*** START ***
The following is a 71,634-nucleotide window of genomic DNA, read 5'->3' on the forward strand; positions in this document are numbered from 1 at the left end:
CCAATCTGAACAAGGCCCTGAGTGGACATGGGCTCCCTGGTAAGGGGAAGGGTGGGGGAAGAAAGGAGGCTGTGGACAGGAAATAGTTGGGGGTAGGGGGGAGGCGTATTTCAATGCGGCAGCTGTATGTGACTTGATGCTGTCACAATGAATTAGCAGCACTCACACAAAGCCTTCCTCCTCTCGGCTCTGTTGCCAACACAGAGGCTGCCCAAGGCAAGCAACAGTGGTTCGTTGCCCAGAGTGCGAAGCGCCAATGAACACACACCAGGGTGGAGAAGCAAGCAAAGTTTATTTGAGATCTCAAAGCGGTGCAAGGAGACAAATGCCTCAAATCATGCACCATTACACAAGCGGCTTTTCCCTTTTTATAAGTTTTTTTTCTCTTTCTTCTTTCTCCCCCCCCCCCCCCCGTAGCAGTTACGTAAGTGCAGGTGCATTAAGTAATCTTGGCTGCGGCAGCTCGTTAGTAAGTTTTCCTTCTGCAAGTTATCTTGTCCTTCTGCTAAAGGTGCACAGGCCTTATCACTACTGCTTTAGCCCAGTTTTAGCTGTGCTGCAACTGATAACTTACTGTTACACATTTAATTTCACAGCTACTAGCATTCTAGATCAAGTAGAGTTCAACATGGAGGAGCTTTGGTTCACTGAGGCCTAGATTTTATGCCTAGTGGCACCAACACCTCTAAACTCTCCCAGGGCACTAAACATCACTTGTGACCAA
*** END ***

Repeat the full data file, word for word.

The following is a 71,634-nucleotide window of genomic DNA, read 5'->3' on the forward strand; positions in this document are numbered from 1 at the left end:
CCAATCTGAACAAGGCCCTGAGTGGACATGGGCTCCCTGGTAAGGGGAAGGGTGGGGGAAGAAAGGAGGCTGTGGACAGGAAATAGTTGGGGGTAGGGGGGAGGCGTATTTCAATGCGGCAGCTGTATGTGACTTGATGCTGTCACAATGAATTAGCAGCACTCACACAAAGCCTTCCTCCTCTCGGCTCTGTTGCCAACACAGAGGCTGCCCAAGGCAAGCAACAGTGGTTCGTTGCCCAGAGTGCGAAGCGCCAATGAACACACACCAGGGTGGAGAAGCAAGCAAAGTTTATTTGAGATCTCAAAGCGGTGCAAGGAGACAAATGCCTCAAATCATGCACCATTACACAAGCGGCTTTTCCCTTTTTATAAGTTTTTTTTCTCTTTCTTCTTTCTCCCCCCCCCCCCCCCGTAGCAGTTACGTAAGTGCAGGTGCATTAAGTAATCTTGGCTGCGGCAGCTCGTTAGTAAGTTTTCCTTCTGCAAGTTATCTTGTCCTTCTGCTAAAGGTGCACAGGCCTTATCACTACTGCTTTAGCCCAGTTTTAGCTGTGCTGCAACTGATAACTTACTGTTACACATTTAATTTCACAGCTACTAGCATTCTAGATCAAGTAGAGTTCAACATGGAGGAGCTTTGGTTCACTGAGGCCTAGATTTTATGCCTAGTGGCACCAACACCTCTAAACTCTCCCAGGGCACTAAACATCACTTGTGACCAA